What is the most important thing you would like to accomplish in your lifetime? Try to define it in one paragraph, even if you have to keep rewriting it a hundred times until it gets as clear as possible. It has to be the most important thing in your life. Mahatma Gandhi’s definite major purpose was to win independence for India from their British rulers. He succeeded. Dr. Martin Luther King’s was equality and the end of oppression for black people. Doctor Jonas Salk’s was to find the cure and end for polio. Thomas Edison’s was the incandescent light bulb. What is yours?

If you don’t currently have what you feel is a definite major purpose, then have a definite major purpose to find your definite major purpose.

It has to be something you want so bad that you think about it all of the time.

2. Be Willing To Stake Your Entire Existence On Achieving It.

Don’t Quit. There Are Many Starters In Life, But Very Few Finishers – When The Going Gets Tough They Quit. A person with a definite major purpose never gives up – no matter how long and tough the road is; instead, they become more determined. Jack London was rejected over 600 times before he finally sold his first piece of writing. Thomas Edison actually failed over 9,999 times before he perfected the incandescent light bulb, and over 5,000 times before he perfected the world’s first phonograph record player. There will be times when everything in you will tell you to quit – to stop trying, but if you hang in there, eventually, you will – you must succeed. Quitters never win and winners never quit.

Persistence is the power to hold on in spite of everything - to endure. It’s the ability to face defeat repeatedly without giving up—to push on even in the face of great difficulty or danger. Persistence means taking pains to overcome every obstacle, to do all that is necessary to reach your goals. You win, because you refuse to become discouraged by your defeats. Those who conquer are those who endure.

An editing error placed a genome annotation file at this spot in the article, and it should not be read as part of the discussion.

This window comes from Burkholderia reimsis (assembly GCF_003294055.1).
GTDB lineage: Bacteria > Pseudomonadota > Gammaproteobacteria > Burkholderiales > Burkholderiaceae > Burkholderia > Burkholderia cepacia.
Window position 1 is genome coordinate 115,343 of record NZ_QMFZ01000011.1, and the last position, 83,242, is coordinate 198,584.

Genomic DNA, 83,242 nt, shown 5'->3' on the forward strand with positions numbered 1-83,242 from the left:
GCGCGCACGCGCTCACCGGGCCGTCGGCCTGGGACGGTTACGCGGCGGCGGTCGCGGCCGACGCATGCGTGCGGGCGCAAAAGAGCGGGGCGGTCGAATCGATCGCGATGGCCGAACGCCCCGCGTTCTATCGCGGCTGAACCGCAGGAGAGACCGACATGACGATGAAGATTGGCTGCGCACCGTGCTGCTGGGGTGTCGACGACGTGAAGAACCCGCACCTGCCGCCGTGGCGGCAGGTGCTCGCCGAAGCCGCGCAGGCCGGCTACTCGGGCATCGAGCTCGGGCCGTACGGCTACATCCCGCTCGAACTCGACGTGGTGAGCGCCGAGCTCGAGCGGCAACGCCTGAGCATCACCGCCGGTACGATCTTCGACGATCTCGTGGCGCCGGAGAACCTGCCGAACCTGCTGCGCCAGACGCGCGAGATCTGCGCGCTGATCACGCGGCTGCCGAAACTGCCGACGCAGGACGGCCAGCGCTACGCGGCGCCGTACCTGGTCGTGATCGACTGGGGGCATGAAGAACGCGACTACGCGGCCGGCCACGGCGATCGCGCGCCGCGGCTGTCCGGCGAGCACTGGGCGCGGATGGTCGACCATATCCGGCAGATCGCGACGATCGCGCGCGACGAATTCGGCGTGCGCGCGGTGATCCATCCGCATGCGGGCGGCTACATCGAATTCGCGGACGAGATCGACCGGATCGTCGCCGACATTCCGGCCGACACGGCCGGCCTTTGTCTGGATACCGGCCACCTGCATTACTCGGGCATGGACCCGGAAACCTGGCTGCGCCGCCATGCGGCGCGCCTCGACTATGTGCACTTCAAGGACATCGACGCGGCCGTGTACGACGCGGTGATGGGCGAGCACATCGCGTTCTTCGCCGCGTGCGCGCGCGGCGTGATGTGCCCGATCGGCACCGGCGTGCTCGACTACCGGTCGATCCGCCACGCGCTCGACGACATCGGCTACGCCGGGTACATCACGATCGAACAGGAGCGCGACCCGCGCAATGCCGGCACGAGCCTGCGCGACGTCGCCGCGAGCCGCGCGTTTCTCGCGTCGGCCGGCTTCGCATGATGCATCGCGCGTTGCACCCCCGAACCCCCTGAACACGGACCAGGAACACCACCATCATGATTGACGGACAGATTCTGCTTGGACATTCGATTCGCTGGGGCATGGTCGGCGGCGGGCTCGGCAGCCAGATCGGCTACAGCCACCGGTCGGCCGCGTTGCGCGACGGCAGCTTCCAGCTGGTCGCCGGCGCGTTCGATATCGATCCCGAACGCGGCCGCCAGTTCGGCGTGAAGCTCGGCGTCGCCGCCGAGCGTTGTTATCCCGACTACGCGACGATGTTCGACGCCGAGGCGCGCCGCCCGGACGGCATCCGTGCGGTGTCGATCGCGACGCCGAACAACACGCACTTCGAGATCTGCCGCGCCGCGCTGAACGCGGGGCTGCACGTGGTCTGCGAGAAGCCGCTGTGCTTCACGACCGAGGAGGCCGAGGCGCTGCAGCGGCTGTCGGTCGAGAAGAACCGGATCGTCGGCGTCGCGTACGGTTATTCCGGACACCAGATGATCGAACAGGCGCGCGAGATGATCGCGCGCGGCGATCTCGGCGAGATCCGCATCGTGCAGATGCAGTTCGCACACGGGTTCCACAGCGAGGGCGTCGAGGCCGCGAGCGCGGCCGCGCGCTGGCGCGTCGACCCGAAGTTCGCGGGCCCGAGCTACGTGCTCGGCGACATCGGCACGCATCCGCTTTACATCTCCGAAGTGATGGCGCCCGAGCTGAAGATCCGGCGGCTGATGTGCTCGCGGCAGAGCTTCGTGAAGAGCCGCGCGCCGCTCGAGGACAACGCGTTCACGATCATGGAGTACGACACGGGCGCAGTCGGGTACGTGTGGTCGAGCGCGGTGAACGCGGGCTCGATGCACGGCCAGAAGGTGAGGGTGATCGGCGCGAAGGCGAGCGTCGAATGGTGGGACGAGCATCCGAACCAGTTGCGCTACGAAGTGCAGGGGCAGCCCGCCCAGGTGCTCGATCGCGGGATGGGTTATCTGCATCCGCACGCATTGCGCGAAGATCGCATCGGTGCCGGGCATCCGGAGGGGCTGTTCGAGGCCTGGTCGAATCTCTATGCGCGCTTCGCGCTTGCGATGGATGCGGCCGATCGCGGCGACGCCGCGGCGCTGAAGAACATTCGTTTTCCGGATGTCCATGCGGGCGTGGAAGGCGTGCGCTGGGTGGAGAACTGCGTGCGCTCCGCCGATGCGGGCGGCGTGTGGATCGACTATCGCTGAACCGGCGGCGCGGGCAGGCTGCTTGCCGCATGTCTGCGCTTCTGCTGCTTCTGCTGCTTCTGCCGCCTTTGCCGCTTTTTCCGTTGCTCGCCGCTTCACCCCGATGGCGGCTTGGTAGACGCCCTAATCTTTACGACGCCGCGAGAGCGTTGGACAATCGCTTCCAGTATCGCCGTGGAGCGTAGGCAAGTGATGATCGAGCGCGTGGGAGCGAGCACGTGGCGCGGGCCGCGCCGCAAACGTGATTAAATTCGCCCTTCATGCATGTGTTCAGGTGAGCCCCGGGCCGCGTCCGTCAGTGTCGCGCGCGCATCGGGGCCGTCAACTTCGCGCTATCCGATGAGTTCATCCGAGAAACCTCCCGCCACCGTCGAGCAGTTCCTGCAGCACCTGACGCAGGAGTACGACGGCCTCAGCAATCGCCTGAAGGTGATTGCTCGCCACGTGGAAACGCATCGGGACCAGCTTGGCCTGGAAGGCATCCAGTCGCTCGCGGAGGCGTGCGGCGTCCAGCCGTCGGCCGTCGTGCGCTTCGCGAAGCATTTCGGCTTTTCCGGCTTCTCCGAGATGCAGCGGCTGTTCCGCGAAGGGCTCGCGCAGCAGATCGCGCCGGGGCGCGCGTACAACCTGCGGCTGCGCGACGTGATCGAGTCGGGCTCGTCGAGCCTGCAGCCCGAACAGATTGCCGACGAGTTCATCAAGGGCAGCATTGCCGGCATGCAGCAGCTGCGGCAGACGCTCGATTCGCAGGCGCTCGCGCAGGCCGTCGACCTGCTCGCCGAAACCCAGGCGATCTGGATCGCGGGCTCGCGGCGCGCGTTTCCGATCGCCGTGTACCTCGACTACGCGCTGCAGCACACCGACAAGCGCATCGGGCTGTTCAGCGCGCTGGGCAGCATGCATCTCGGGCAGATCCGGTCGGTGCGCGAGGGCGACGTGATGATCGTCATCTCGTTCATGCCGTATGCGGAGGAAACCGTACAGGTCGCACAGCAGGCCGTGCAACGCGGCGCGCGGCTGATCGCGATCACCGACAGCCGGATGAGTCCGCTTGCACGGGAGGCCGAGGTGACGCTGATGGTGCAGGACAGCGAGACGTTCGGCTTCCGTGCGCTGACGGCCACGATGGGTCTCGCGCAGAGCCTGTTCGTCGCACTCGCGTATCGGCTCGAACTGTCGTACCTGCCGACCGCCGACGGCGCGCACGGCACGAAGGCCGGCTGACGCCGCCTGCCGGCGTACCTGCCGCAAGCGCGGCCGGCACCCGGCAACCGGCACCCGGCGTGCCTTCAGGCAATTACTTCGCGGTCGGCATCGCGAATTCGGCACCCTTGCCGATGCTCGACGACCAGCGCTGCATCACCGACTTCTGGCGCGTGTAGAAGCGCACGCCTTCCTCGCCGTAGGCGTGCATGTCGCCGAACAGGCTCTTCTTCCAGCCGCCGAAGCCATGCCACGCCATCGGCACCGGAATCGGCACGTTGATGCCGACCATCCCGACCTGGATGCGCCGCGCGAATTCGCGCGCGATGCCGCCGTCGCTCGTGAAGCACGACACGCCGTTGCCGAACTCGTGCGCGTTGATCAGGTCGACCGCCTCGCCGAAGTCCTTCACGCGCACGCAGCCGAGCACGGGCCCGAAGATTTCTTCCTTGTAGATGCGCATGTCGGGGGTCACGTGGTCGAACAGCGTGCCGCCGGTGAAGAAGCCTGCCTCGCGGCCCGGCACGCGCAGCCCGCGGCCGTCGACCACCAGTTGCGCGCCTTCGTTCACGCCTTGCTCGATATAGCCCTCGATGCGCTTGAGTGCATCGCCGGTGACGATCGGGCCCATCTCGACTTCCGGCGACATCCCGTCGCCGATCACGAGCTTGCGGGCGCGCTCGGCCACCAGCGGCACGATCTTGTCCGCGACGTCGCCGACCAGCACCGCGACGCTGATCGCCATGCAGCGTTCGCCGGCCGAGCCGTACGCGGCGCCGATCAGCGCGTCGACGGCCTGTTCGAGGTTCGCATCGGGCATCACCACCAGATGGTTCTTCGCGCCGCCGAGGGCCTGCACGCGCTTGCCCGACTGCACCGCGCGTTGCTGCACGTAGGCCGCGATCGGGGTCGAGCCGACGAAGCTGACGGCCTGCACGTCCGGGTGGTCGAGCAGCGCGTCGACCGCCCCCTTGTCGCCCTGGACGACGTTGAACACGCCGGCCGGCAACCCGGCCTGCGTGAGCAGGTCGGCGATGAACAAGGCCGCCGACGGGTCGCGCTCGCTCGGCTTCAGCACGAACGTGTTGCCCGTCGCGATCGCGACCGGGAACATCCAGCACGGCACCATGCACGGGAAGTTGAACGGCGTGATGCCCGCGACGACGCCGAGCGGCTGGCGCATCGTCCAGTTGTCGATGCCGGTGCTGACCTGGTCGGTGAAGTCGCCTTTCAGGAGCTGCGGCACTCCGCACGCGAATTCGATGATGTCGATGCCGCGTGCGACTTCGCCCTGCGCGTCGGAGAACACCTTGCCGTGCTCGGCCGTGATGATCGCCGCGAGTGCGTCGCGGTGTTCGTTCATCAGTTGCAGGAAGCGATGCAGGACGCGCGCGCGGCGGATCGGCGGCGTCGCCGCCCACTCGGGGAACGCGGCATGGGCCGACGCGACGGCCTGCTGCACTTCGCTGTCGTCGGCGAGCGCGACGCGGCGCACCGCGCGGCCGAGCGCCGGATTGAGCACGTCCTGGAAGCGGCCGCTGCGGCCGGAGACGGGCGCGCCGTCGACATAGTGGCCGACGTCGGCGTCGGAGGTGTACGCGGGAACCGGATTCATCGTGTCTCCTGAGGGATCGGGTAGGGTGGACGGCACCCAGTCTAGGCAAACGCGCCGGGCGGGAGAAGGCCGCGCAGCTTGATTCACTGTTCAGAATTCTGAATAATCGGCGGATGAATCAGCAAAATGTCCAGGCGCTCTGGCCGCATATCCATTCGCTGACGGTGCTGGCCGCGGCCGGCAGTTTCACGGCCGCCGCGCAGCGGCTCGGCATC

3. Keep Intensifying Your Desire.

There are many “firemen” in life that will come along and try to put your fire of desire out. They will give you all kinds of reasons why your idea or goal won’t work and tell you to give it up, forget it, or tell you “You can’t do it.” You have to become an Arsonist. An arsonist sets fires. Every morning when you wake up you have to re-light and re-build the intensity of your fire of desire. You have to eat it, sleep it, walk it, talk it, and concentrate on it until it becomes a red-hot flaming, burning, obsessional desire that will eventually mow down all of the opposition you will face throughout each day. If you don’t, your Sizzle of desire will fizzle down to nothing. I’m not suggesting that you stop talking to or seeing your family and friends – what I’m saying is to keep focused day and night, seven days a week. This will bring into play: THE LAW OF HARMONIOUS ATTRACTION. Your burning desire becomes a magnet. You will attract that which you need; the ideas and plans, the money you need, and the people you need to help you. They will eventually gravitate toward your desire.

4. Have Bulldog Determination And Perseverance That Will Eventually Mow Down All Opposition.

Expect lots of problems, adversities, and discouragement along the way. Go around it – go over it – go under it – or dig a hole through it – but don’t ever turn back. Make your Definite Major Purpose the dominating thought in your mind. It is a known fact that people who have had great achievement – formed the habit of making an “obsession” of their Definite Major Purpose. Andrew Carnegie said to put all of your eggs in one basket and then watch the basket. Andrew Carnegie’s definite major purpose, which he wrote down at an early age and kept in his desk, was to earn as much money as he can in life and then, in the end, to set up the Carnegie Foundation to give it all away to worthy causes. Even after his death long ago, the Carnegie Foundation is still giving away millions every year to help mankind.